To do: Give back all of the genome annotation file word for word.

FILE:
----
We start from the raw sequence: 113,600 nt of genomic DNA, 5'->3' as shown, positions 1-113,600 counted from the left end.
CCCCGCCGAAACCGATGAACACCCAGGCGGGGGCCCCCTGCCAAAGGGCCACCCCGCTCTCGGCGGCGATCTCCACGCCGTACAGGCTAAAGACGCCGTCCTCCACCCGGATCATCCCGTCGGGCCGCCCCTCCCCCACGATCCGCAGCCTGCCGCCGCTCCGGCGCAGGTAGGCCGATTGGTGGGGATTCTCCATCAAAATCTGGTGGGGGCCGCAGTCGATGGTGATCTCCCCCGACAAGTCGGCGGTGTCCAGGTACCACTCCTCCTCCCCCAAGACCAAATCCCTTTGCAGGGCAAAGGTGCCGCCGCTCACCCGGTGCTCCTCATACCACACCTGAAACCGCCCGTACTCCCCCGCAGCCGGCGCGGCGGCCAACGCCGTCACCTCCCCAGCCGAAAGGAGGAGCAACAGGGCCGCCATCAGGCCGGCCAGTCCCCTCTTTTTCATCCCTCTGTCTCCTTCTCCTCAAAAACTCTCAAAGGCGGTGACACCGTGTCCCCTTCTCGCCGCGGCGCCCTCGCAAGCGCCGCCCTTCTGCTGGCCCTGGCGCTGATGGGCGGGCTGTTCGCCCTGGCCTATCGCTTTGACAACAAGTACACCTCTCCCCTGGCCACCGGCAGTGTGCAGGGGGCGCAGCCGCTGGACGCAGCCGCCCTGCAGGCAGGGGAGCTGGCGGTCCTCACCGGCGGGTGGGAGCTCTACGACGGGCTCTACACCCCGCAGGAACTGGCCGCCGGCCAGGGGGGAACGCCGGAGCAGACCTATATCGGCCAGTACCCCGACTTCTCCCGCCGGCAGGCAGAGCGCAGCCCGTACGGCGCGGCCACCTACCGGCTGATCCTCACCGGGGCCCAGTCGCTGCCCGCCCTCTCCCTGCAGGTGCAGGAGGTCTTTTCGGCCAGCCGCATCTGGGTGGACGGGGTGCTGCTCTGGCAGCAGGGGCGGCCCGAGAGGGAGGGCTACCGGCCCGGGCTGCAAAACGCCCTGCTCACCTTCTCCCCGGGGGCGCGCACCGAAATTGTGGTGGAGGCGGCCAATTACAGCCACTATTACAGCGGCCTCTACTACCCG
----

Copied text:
We start from the raw sequence: 113,600 nt of genomic DNA, 5'->3' as shown, positions 1-113,600 counted from the left end.
CCCCGCCGAAACCGATGAACACCCAGGCGGGGGCCCCCTGCCAAAGGGCCACCCCGCTCTCGGCGGCGATCTCCACGCCGTACAGGCTAAAGACGCCGTCCTCCACCCGGATCATCCCGTCGGGCCGCCCCTCCCCCACGATCCGCAGCCTGCCGCCGCTCCGGCGCAGGTAGGCCGATTGGTGGGGATTCTCCATCAAAATCTGGTGGGGGCCGCAGTCGATGGTGATCTCCCCCGACAAGTCGGCGGTGTCCAGGTACCACTCCTCCTCCCCCAAGACCAAATCCCTTTGCAGGGCAAAGGTGCCGCCGCTCACCCGGTGCTCCTCATACCACACCTGAAACCGCCCGTACTCCCCCGCAGCCGGCGCGGCGGCCAACGCCGTCACCTCCCCAGCCGAAAGGAGGAGCAACAGGGCCGCCATCAGGCCGGCCAGTCCCCTCTTTTTCATCCCTCTGTCTCCTTCTCCTCAAAAACTCTCAAAGGCGGTGACACCGTGTCCCCTTCTCGCCGCGGCGCCCTCGCAAGCGCCGCCCTTCTGCTGGCCCTGGCGCTGATGGGCGGGCTGTTCGCCCTGGCCTATCGCTTTGACAACAAGTACACCTCTCCCCTGGCCACCGGCAGTGTGCAGGGGGCGCAGCCGCTGGACGCAGCCGCCCTGCAGGCAGGGGAGCTGGCGGTCCTCACCGGCGGGTGGGAGCTCTACGACGGGCTCTACACCCCGCAGGAACTGGCCGCCGGCCAGGGGGGAACGCCGGAGCAGACCTATATCGGCCAGTACCCCGACTTCTCCCGCCGGCAGGCAGAGCGCAGCCCGTACGGCGCGGCCACCTACCGGCTGATCCTCACCGGGGCCCAGTCGCTGCCCGCCCTCTCCCTGCAGGTGCAGGAGGTCTTTTCGGCCAGCCGCATCTGGGTGGACGGGGTGCTGCTCTGGCAGCAGGGGCGGCCCGAGAGGGAGGGCTACCGGCCCGGGCTGCAAAACGCCCTGCTCACCTTCTCCCCGGGGGCGCGCACCGAAATTGTGGTGGAGGCGGCCAATTACAGCCACTATTACAGCGGCCTCTACTACCCG